However, Holden's most significant action of the hour comes in his dealing with an unexpected ship near Eros Station. It's a quarantine area. So, that makes this the perfect time for Miller and Fred to carry out their crazy plan. Everything seems to be going well too - until the Rocinante crew discover this other ship. It's people from the belt trying to provide humanitarian relief to the innocent victims on Eros. They came to this station to help. They don't know the full situation. They don't know what they are walking into. They see the Rocinante as a Martian ship and its crew as the enemy. Of course, they fear them as well. So, it seems like the situation will have a simple and easy resolution. Holden warns them to leave and they will out of fear of the unknown. Instead, they want to broadcast their findings to the whole universe. They want everyone to know that more is going on in Eros than they've been led to believe. Holden can't let that happen because it could be the spark that finally ignites the war between Earth and Mars. So, he has to make the impossible choice of killing everyone on this ship. He didn't want anymore innocent lives lost on Eros. But now, he's had to make that decision. He had to choose who lives and who dies. It's a heartbreaking moment because it darkens Holden as a character. He kills these people because they don't know the truth. He doesn't want to burden them with that. But it still creates a dangerous situation for him. One that has immediate consequences in the aftermath as well.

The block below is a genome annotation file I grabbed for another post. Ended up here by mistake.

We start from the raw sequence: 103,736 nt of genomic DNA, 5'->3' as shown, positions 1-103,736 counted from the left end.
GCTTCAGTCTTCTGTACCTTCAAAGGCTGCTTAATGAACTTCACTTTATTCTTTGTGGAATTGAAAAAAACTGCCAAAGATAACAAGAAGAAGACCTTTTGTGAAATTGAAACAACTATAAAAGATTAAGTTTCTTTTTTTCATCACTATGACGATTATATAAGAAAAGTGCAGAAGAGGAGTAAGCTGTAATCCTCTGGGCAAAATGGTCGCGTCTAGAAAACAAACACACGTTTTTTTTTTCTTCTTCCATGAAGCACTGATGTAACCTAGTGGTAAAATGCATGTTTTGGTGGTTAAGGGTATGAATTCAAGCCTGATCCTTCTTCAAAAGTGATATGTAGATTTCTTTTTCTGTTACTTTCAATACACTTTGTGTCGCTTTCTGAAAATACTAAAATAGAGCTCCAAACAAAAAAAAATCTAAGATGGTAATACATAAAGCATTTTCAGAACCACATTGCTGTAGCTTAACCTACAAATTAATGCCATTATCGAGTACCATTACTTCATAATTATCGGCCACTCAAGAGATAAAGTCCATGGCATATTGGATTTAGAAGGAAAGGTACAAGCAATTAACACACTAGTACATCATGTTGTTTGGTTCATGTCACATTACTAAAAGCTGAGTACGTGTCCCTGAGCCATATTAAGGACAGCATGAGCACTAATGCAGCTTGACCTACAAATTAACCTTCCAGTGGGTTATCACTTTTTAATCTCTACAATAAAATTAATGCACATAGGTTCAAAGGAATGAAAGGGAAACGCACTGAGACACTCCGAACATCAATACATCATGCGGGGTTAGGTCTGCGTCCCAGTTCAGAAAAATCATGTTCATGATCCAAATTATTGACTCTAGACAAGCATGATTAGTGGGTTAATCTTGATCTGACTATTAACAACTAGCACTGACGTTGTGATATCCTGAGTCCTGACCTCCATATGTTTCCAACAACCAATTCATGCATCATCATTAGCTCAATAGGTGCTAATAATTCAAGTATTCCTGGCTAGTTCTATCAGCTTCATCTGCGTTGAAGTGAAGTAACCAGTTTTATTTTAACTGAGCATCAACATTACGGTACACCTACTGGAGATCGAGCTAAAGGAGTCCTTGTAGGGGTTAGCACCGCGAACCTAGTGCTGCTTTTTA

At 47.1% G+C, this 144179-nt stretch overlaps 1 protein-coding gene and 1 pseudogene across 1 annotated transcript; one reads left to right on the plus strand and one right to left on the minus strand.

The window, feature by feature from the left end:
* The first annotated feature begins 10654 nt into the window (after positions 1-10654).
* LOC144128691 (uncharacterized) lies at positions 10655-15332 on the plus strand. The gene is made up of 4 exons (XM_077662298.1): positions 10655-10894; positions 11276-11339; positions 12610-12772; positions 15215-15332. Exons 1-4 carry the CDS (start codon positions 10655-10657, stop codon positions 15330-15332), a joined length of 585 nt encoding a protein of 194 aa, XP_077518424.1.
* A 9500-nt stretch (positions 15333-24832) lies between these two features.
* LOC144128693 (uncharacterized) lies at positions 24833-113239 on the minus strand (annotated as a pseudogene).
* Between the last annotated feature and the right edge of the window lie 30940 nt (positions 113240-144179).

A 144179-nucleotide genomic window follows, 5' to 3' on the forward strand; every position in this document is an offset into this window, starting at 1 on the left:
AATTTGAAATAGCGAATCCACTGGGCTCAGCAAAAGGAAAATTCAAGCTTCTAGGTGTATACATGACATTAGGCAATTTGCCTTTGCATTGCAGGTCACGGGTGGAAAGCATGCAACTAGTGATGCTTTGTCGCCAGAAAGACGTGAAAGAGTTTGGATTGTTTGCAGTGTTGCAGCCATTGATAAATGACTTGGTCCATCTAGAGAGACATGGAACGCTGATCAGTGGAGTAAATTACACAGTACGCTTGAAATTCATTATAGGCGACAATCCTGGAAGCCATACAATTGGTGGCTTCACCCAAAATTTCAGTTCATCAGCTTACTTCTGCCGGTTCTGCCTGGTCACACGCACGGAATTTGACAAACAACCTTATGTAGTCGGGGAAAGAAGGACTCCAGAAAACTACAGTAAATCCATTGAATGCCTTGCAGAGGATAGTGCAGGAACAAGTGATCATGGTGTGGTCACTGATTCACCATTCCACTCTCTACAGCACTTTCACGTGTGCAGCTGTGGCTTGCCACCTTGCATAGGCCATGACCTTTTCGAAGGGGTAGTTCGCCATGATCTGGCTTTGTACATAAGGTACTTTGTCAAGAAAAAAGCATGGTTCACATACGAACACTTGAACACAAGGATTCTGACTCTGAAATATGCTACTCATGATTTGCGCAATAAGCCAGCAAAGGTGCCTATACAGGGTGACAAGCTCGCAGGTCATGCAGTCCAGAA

And then, there is Miller who is actually on the ground on Eros Station. He came up with the idea to use the Mormon ship to push the station into the sun. And now, he's leading the team to place bombs on Eros to make sure it is completely destroyed. He sees this as the right and important thing to do. He can't just take off for some random corner of the universe. The job still needs to be finished. He killed the scientist. And now, he needs to kill his experiment. It's a mission where he has a personal stake because of Julie Mao. He finds himself doing a ton of things he never expected to do because of her. He's going on his first space walk to plant these bombs. He's once again teamed with the kid who thinks he knows so much but doesn't have a clue about anything. It's a cocky and annoying character. One who seems destined to die every time he goes off on a mission with Miller. That seems to be his whole purpose. He makes fun of Miller and then goes head first into danger. He doesn't know the full story either. He just goes where Miller tells him to. But he keeps finding danger wherever he goes. He brings that quality to the show. That works. Plus, it's amusing to see Miller try to talk some sense into him while not exactly being a good role model in the first place.